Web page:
Sunday, August 16, 2015

Maps of the Week

The Landsat program has been capturing satellite imagery of the Earth since the early 1970's. This means that we have access to over 40 years of satellite imagery, which is a wonderful resource for documenting changes to our planet.

Landsat Lens allows you to explore how the Earth has changed by allowing you to compare Lansat satellite imagery from six different years. The map allows you to search for any location on Earth and then overlay satellite imagery of your selected location from 1975, 1990, 2000, 2005, 2010 & 2015.

For example the screenshot above shows a map of the Aral Sea with four different satellite images from four different decades. Being able to directly compare satellite images from different decades in this way really helps to highlight the scale of how quickly the Aral Sea is disappearing.

Other locations around the world that have seen drastic changes over the last few decades can be viewed using the quick links in the map sidebar.

The School of Geosciences at Sydney University has released the first interactive map of seafloor geology. Seafloor Lithology allows you to explore seafloor lithologies based on nearly 14,500 samples taken from the world's seas and oceans.

Seafloor Lithology includes three different map views: an interactive 2d map, an oblique map projection (which allows you to view seafloor elevation) and a 3d Cesium globe view. The 3d globe view also allows you to explore the topography of the seafloor in 3d (use ctrl & the left mouse button to rotate the camera view around a point).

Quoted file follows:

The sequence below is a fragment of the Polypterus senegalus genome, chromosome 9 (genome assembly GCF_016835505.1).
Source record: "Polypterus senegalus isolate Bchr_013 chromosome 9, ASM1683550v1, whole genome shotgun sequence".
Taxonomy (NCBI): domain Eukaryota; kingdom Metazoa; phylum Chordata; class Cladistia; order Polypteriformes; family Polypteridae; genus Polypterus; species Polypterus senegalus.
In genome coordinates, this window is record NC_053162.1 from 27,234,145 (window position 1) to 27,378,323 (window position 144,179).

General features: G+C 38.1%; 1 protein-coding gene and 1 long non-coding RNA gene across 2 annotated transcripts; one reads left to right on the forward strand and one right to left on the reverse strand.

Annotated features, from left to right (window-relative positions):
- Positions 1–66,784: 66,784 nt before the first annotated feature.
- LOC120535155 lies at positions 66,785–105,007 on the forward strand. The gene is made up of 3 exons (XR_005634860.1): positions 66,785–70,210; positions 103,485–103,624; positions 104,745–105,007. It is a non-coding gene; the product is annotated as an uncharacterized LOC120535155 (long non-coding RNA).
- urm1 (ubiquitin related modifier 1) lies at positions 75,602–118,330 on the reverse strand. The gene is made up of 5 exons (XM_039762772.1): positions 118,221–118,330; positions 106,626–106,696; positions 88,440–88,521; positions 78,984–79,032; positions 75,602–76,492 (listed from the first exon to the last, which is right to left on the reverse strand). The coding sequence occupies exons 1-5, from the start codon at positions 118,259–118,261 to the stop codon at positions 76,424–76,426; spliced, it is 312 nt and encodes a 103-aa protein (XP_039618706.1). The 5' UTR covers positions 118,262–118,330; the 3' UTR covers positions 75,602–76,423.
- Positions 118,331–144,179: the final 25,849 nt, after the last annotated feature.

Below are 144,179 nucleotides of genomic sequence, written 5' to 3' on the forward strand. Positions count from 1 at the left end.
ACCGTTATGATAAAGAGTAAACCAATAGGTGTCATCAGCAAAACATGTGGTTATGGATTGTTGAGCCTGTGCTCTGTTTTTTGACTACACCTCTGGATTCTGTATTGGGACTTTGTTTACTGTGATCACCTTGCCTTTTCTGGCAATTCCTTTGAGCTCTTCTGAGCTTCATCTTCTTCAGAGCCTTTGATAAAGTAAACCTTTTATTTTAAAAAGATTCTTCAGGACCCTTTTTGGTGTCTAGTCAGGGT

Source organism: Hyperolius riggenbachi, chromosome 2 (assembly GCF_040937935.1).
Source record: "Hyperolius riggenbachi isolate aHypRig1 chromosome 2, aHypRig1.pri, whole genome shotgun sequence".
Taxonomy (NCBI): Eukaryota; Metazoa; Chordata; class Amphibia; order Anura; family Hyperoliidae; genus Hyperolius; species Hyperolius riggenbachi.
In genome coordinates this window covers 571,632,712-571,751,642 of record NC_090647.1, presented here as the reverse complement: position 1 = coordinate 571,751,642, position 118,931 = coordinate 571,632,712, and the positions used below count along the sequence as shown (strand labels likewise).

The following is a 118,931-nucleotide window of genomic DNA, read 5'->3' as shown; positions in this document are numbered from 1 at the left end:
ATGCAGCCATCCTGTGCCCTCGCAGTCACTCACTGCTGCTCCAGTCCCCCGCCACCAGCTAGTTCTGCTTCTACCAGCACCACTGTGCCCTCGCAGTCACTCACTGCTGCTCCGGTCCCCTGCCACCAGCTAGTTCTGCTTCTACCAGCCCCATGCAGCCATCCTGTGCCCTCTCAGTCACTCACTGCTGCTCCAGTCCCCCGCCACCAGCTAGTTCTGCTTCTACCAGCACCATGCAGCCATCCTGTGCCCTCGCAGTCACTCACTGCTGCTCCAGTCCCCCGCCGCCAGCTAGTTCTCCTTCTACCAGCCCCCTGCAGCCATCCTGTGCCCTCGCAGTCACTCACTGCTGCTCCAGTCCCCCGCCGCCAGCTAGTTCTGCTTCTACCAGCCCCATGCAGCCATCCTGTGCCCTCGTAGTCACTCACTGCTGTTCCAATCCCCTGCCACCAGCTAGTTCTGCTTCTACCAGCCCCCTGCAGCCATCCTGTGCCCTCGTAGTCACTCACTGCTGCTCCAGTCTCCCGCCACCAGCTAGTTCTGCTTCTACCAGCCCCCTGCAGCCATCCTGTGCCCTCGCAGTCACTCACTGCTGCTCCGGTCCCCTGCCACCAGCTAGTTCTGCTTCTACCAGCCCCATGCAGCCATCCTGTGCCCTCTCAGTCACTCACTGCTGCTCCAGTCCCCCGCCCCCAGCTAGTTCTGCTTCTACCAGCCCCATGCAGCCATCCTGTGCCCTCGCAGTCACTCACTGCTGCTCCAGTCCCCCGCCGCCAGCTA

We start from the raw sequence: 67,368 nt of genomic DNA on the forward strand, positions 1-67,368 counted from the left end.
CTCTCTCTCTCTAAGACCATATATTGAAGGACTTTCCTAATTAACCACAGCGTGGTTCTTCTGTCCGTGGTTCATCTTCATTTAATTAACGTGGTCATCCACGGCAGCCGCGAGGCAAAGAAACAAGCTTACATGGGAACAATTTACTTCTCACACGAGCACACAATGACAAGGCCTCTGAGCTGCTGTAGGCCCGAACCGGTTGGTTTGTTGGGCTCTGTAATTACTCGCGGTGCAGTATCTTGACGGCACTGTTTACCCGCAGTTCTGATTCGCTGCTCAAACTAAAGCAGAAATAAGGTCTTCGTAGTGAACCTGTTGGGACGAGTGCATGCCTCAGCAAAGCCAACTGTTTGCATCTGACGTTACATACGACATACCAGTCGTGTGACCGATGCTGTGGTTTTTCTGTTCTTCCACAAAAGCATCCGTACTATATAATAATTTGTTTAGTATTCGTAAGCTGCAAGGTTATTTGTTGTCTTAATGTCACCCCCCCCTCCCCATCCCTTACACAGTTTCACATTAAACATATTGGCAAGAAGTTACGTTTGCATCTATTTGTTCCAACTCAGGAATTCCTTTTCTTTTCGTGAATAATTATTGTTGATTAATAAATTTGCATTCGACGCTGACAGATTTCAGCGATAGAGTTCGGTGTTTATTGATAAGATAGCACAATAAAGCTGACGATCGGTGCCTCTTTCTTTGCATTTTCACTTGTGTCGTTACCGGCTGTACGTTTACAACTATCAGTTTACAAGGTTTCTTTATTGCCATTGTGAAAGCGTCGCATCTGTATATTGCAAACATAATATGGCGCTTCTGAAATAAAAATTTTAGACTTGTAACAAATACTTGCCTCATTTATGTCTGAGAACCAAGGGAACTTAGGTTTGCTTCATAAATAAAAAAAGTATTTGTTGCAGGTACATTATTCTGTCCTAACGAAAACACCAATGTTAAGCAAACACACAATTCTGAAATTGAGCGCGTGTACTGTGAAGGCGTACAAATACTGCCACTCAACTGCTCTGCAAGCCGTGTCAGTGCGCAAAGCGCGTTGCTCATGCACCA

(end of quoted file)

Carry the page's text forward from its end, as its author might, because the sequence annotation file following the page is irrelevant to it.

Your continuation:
The map key explains the colors used for the seafloor's different geologies. The map key is a little small but if you click on the key it will open in a legible size in a separate window. 

Cities at Night is an attempt to collate and share night time images of the Earth captured by astronauts aboard the International Space Station.

A major part of Cities at Night is a citizen science project in which anyone can help identify the exact locations depicted in photographs by ISS astronauts. By contributing to the project you can help to build a better map of worldwide light pollution.

You can view some of the already geo-located photos of the Earth at night on the Gallery of Interactive Maps. The gallery includes a number of maps of major cities in which ISS night-time photos have been overlaid on top of a map of the cities. For example in the screenshot above you can see the huge amount of light pollution in the city of London. 

No comments: